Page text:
One of my really close girlfriends has a three-year-old son and she is always talking about how cute he is. Even worse, she’ll often put it as a question, like: Isn’t he soooooo cuuuuuuute??? This seriously happens every time we hang out, and I find it awkward and pretty annoying. Is there a way to get her to give it a rest without making a big deal of it, or am I being weird? Is publically obsessing about how adorable your own child is part of the new parenting handbook?

So wait, I’m confused—is the kid cute? Or is this more of a face only a mother could love situation?

Ha! I’m kidding. Obviously. But don’t you kind of wish that I wasn’t? Like, just for a second, imagine the look on your friend’s face if your response went something like, “I’ve seen a lot cuter.” Or, “I think you’re a bit biased?” Or, “Well since you asked, Beyoncé— she looks a lot like her father.”

I have a lot of friends who engage in this type of behaviour (maybe it is part of the new handbook?), and while I’m not going to call Children’s Aid or anything, I’m totally with you on the awkward and (dare I say) super frigging annoying front.

As far as I’m concerned, going around asking people to tell you how cute your kid is not terribly different than walking into a room and saying, “Doesn’t this dress look amazing on me?” Or having friends over for dinner and asking, “Isn’t my wall paper so incredibly stylish?” Don’t get me wrong—most of us love to hear these things. It’s jut that they’re the kind of comments that other people should offer…of their own free will…and without prompting.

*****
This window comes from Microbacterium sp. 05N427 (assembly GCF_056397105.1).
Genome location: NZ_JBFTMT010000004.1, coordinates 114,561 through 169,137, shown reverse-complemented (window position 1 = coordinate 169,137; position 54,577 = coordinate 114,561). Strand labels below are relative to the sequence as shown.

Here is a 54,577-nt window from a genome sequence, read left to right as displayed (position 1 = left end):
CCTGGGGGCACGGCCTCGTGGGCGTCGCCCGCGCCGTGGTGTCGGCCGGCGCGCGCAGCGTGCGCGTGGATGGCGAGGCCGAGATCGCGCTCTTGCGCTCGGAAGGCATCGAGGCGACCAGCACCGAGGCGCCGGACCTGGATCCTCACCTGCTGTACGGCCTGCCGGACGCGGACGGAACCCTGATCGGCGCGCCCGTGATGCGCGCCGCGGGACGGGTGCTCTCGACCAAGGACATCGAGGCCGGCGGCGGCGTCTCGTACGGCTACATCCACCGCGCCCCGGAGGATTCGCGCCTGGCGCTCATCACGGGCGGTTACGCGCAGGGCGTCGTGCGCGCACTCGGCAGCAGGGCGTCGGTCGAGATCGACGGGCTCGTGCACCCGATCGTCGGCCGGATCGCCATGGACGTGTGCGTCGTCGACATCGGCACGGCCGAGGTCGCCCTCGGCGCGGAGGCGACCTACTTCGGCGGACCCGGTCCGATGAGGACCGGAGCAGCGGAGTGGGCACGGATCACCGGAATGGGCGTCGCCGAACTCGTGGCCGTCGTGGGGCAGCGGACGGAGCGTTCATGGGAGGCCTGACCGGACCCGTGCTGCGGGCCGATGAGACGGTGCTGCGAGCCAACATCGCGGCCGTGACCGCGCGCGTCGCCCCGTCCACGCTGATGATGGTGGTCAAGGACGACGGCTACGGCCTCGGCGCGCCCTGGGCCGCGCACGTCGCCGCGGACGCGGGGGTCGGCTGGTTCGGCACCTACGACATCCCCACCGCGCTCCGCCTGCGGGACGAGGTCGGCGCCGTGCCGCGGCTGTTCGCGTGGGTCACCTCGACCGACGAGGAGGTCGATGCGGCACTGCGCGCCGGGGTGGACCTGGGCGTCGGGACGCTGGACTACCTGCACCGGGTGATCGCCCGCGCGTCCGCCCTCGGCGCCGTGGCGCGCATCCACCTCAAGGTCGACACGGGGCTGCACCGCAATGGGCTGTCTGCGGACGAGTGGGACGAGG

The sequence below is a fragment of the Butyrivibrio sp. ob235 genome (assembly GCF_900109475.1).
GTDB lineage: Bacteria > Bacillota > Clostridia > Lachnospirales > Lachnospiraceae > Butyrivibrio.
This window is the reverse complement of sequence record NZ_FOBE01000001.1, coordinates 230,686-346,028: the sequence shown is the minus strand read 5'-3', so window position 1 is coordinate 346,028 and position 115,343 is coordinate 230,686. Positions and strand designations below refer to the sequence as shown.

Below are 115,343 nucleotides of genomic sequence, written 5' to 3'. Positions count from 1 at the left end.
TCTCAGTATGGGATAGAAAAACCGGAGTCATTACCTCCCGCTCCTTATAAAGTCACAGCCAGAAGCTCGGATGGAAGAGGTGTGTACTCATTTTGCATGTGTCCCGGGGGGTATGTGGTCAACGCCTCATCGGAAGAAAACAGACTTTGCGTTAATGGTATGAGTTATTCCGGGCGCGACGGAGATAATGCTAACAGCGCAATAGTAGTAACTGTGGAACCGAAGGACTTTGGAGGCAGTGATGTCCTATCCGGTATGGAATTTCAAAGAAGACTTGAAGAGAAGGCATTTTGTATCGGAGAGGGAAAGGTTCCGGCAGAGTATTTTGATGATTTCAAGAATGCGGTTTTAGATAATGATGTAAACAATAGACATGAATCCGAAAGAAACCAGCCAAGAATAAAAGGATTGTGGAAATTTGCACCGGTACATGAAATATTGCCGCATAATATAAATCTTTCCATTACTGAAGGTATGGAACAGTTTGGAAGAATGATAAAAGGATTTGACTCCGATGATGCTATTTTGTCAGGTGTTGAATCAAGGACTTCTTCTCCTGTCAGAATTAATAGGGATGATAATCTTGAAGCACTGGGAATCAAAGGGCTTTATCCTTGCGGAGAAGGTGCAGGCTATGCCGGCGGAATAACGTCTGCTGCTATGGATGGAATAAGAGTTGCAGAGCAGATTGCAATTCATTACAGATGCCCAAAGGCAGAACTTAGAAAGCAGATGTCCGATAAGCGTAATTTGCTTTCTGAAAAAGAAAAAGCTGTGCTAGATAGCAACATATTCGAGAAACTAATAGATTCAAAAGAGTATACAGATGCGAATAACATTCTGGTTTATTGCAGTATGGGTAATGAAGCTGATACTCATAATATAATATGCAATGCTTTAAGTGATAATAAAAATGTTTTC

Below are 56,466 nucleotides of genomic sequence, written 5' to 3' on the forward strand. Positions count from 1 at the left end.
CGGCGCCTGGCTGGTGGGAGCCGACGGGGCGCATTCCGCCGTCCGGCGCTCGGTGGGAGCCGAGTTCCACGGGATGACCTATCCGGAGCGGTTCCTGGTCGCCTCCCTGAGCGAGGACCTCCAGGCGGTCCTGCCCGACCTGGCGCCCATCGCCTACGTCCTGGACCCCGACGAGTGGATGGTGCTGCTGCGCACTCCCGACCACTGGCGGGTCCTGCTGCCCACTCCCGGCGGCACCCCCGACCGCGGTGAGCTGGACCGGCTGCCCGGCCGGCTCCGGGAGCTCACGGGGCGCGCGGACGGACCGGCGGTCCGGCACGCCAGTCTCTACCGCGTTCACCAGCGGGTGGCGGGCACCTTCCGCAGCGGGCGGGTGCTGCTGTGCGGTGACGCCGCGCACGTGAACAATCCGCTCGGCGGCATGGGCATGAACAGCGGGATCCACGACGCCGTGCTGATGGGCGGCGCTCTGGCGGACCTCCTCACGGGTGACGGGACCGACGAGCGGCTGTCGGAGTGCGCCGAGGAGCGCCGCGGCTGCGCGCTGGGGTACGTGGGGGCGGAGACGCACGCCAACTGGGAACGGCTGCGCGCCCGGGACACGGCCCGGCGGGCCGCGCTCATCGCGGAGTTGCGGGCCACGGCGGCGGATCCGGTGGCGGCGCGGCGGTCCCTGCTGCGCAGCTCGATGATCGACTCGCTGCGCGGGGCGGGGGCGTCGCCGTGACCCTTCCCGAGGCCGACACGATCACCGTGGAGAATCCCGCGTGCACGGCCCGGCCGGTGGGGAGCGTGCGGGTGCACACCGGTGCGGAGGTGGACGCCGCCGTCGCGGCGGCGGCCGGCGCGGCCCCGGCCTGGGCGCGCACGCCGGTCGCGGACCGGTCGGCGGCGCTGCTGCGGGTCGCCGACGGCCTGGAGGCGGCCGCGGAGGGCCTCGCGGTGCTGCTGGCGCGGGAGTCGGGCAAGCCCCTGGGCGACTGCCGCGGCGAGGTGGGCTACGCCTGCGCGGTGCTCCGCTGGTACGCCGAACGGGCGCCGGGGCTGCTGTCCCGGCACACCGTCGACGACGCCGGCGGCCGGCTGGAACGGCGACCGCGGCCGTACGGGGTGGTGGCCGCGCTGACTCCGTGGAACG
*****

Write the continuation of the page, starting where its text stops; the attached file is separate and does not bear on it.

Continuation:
It’s not the exact same thing, but I have a friend who is always telling his young daughter how “pretty” she is and it drives me crazy. Like, take away the smug, self-congratulatory part and let’s talk about what kind of message are you sending when you praise your impressionable young females for her looks?

It’s true that praising a young girl for being pretty is a bit different than praising a boy for being cute (the former being more egregious in my mind because of the gender role issues at play). It’s also true that I am, technically speaking, not a parenting expert. Still, it stands to reason that if you call your toddler “cute” all the time, they are going to learn that being “cute” is a priority, rather than smart or kind or brave or well behaved.

So that’s my assessment: At best, obnoxious. At worst, possibly damaging. Without question, annoying. But how do you handle it?

I’d say that has a lot to do with your relationship with the parent or parents. How close are you? Do you have a loose and easy rapport?  For example when my sister calls my nephew (her son) cute one too many times, I will very happily tell her to can it. Sometimes I’ll take it one step further and let her know that what isn’t cute is her parental gushing.

With relatively close friends, I think there is some room to be a bit playful. So friend says, “Isn’t he sooooo cute?” and you say, “Um, I’m pretty sure we’ve already covered this topic.” Or you could address the kid directly and say something along the lines of, “I think your mom needs to give it a rest with the c-word.” This could be just the hint your friend needs. Or, it may make absolutely zero difference.

That friend who calls his daughter pretty all the time has continued to do so despite my best attempts to explain why this is problematic. The truth is that when friends become parents they tend to adopt a whole host of new behaviours and some of them are going to be annoying. A little slack combined with a healthy dose of grin-and-bare it will go a long way.

Because one thing that is definitely not cute is an adult friend who lets a little difference get in the way of a larger friendship.